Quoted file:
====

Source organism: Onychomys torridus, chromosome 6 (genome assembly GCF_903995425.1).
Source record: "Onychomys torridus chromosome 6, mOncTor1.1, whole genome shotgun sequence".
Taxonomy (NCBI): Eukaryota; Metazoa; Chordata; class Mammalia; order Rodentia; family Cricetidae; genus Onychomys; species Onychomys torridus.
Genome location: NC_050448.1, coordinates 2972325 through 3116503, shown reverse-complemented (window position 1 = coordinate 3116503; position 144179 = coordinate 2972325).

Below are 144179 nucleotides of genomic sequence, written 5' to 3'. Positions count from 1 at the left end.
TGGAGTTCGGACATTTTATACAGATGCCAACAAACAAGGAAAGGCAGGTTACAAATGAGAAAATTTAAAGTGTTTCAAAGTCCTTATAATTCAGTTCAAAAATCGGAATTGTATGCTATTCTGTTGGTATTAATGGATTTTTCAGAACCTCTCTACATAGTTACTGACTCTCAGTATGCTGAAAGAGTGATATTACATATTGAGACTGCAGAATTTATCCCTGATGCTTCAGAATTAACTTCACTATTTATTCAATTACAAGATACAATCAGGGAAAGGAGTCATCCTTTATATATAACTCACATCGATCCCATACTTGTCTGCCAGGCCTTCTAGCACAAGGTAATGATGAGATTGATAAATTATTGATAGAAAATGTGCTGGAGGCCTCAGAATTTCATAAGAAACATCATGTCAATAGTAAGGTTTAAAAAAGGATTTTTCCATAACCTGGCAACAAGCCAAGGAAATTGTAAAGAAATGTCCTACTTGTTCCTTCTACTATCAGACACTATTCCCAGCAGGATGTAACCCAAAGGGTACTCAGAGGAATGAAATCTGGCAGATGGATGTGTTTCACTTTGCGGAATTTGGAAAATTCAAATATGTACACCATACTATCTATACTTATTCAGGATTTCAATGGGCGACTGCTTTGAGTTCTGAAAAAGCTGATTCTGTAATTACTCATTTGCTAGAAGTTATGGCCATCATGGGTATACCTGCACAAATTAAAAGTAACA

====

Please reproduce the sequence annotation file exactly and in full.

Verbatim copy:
Source organism: Onychomys torridus, chromosome 6 (genome assembly GCF_903995425.1).
Source record: "Onychomys torridus chromosome 6, mOncTor1.1, whole genome shotgun sequence".
Taxonomy (NCBI): Eukaryota; Metazoa; Chordata; class Mammalia; order Rodentia; family Cricetidae; genus Onychomys; species Onychomys torridus.
Genome location: NC_050448.1, coordinates 2972325 through 3116503, shown reverse-complemented (window position 1 = coordinate 3116503; position 144179 = coordinate 2972325).

Below are 144179 nucleotides of genomic sequence, written 5' to 3'. Positions count from 1 at the left end.
TGGAGTTCGGACATTTTATACAGATGCCAACAAACAAGGAAAGGCAGGTTACAAATGAGAAAATTTAAAGTGTTTCAAAGTCCTTATAATTCAGTTCAAAAATCGGAATTGTATGCTATTCTGTTGGTATTAATGGATTTTTCAGAACCTCTCTACATAGTTACTGACTCTCAGTATGCTGAAAGAGTGATATTACATATTGAGACTGCAGAATTTATCCCTGATGCTTCAGAATTAACTTCACTATTTATTCAATTACAAGATACAATCAGGGAAAGGAGTCATCCTTTATATATAACTCACATCGATCCCATACTTGTCTGCCAGGCCTTCTAGCACAAGGTAATGATGAGATTGATAAATTATTGATAGAAAATGTGCTGGAGGCCTCAGAATTTCATAAGAAACATCATGTCAATAGTAAGGTTTAAAAAAGGATTTTTCCATAACCTGGCAACAAGCCAAGGAAATTGTAAAGAAATGTCCTACTTGTTCCTTCTACTATCAGACACTATTCCCAGCAGGATGTAACCCAAAGGGTACTCAGAGGAATGAAATCTGGCAGATGGATGTGTTTCACTTTGCGGAATTTGGAAAATTCAAATATGTACACCATACTATCTATACTTATTCAGGATTTCAATGGGCGACTGCTTTGAGTTCTGAAAAAGCTGATTCTGTAATTACTCATTTGCTAGAAGTTATGGCCATCATGGGTATACCTGCACAAATTAAAAGTAACA